Nice looking design. It also looks like it would have been an excellent wave-riding platform if you look at that wedge structure in front of the inlets...

KJ
 

shockonlip

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Scott,

A few questions.

Re: the 3-view at the top of your "Some of the Convair designs" drawing.

Looks somewhat different from the WS-110A drawings in USBP_Preview
pgs: 23, 24, 28.

I assume the underwing engine pylons rotated upward here as well.

Anyone ever found out more about the Mach 4 Convair seaplane concept?

Thanks
 

Orionblamblam

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shockonlip said:
Looks somewhat different from the WS-110A drawings in USBP_Preview
pgs: 23, 24, 28.

Yes. Convair designed quite a large number of planes along these lines.

I assume the underwing engine pylons rotated upward here as well.

Yes.

Anyone ever found out more about the Mach 4 Convair seaplane concept?

Yes. I've a whole lot that'll be added to the relevant APR issue on this topic.
 

Grey Havoc

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lark said:
Personal , I think Skybolt is very close with the Martin Model 286.

It fits perfect in the same time frame (1959) as the North American NA-259
project , phase I development of WS 110.

My original post was moved by accident to the 'Martin MX-2092 GEBO aircraft' thread, so I'll repost it.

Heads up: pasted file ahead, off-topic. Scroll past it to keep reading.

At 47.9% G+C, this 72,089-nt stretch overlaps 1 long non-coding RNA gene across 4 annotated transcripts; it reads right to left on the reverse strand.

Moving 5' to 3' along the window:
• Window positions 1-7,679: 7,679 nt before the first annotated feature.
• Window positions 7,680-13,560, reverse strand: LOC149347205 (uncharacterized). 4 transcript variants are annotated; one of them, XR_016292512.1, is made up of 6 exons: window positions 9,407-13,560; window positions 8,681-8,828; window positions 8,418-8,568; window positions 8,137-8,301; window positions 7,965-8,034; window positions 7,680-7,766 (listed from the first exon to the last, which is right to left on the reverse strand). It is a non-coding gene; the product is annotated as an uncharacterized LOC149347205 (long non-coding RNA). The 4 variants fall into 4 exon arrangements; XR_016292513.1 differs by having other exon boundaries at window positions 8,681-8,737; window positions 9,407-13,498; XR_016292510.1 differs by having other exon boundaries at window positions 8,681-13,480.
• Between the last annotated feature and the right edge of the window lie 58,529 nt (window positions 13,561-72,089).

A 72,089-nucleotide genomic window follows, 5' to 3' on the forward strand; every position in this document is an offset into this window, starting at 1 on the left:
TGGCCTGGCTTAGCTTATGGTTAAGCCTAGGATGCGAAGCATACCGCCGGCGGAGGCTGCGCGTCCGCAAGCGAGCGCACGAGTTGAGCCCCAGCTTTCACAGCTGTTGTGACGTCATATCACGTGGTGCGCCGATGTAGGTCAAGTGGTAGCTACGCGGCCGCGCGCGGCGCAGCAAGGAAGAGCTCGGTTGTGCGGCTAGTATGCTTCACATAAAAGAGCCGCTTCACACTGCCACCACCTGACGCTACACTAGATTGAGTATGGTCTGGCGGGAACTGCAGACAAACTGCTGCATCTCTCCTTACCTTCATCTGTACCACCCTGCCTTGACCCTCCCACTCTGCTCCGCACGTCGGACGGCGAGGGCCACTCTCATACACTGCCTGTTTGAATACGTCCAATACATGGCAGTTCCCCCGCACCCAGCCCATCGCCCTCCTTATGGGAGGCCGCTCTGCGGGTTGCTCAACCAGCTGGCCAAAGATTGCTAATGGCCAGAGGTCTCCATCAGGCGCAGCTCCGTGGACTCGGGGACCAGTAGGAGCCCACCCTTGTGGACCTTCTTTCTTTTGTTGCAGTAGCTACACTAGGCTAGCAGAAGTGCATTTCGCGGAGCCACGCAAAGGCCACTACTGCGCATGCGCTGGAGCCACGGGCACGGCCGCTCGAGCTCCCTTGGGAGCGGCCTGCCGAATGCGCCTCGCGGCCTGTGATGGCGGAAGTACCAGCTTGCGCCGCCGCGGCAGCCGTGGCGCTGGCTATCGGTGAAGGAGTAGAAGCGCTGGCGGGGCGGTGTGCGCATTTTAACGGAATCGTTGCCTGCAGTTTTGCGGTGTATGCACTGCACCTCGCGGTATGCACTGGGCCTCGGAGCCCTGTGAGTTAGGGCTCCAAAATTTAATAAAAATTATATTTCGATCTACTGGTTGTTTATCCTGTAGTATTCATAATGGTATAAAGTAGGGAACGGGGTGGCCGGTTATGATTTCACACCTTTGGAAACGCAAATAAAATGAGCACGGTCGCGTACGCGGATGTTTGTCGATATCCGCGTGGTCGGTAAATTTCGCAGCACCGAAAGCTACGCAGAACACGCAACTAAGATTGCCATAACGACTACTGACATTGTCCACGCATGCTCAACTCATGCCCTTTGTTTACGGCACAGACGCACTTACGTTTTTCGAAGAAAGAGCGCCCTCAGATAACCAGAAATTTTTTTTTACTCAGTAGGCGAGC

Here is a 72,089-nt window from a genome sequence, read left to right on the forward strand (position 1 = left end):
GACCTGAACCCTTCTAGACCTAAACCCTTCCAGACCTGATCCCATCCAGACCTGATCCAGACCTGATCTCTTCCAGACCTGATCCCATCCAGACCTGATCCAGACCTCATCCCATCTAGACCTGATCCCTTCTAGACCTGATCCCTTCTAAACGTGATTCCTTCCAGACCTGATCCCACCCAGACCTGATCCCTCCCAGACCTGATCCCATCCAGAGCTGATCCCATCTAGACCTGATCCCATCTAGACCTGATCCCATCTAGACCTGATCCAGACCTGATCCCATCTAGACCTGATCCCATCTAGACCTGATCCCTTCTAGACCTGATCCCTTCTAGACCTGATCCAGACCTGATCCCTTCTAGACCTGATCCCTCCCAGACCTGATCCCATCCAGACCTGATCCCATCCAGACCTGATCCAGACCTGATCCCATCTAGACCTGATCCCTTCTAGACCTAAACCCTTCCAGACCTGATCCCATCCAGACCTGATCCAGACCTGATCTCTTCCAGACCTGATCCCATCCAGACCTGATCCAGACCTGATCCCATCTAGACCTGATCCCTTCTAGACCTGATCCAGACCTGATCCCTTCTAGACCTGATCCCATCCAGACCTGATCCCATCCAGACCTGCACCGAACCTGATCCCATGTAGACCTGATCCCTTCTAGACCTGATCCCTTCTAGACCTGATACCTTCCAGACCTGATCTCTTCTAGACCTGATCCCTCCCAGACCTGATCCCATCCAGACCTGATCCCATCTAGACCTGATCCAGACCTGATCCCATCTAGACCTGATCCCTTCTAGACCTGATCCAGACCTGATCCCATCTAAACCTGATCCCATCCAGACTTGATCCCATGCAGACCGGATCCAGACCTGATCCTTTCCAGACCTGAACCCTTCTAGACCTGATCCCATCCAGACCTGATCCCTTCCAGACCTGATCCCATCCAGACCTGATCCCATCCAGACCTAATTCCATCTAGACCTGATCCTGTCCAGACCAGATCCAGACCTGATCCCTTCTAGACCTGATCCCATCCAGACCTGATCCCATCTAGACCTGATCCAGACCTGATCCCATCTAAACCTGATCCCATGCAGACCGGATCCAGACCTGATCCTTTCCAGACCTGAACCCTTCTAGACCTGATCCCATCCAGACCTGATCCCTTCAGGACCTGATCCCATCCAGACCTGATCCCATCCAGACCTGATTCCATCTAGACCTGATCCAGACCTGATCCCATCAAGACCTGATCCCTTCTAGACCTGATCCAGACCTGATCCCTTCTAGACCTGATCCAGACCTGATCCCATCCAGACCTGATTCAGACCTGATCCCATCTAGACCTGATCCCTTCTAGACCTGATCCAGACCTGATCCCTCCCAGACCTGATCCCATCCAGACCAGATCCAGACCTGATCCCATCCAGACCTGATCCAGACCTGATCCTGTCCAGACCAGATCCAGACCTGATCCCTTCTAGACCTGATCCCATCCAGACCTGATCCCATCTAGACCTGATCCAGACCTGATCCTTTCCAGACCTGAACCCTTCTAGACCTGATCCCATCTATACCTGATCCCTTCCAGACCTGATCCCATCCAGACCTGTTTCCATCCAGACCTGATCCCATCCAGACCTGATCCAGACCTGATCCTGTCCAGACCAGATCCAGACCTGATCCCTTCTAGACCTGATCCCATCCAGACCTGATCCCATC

Re. the illustration that Skybolt got from Stan Piet and that hesham has tentatively identified as the Martin Model-350. Are we looking at another turbojet (Wright J67?)/ramjet design here? Or (less likely IMHO) one with a turbojet/rocket combined cycle?
 

Skybolt

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Grey, as they said, "that's a good question"... my own very personal opinion is that the Martin design Stan gave me entered in the WS-110 circus rather late, after NAA and Boeing were already working on it for some time. There is too much in the SR-type of studies done for the Air Force that we don't know, to be sure that the SAC bomber designs in the Martin design list are indeed related to known competition of the GOR, WS, or somethingX type (and we don't even know ALL the GOR, WS and somethingX competitions...).
 

Antonio

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Reading Aerospace Projects Review V5N6 Nov-Dec 2003 page 60, I've found a reference about MX-1847 (nuclear powered) and MX-2145 studies related to the very origins of WS-110. Any idea of dates for this studies?
 

hesham

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Antonio said:
Reading Aerospace Projects Review V5N6 Nov-Dec 2003 page 60, I've found a reference about MX-1847 (nuclear powered) and MX-2145 studies related to the very origins of WS-110. Any idea of dates for this studies?

My dear Antonio,

as I know,MX-1847 was in 1952,and MX-2145 was in 1954.
 

lark

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According to Dennis R. Jenkins in 'Valkyrie , America's Mach 3 super bomber'
MX 1847 and MX 2145 were leading to the Boeing 713 series of designs.
713-1 etc group: chemical configuration
713-2 etc group: nuclear configuration

pages 17 and 21 .illustrations pages 24 on.

Dennis R.Jenskins & Tony R.Landis. Valkyrie..
Specialty Press ,2004
 

KJ_Lesnick

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I'm doing some looking into this, but some information is suggesting that Boeing's MX-2145 were boost-glide concepts. I'm not sure if that's something like Dyna-Soar, or something else...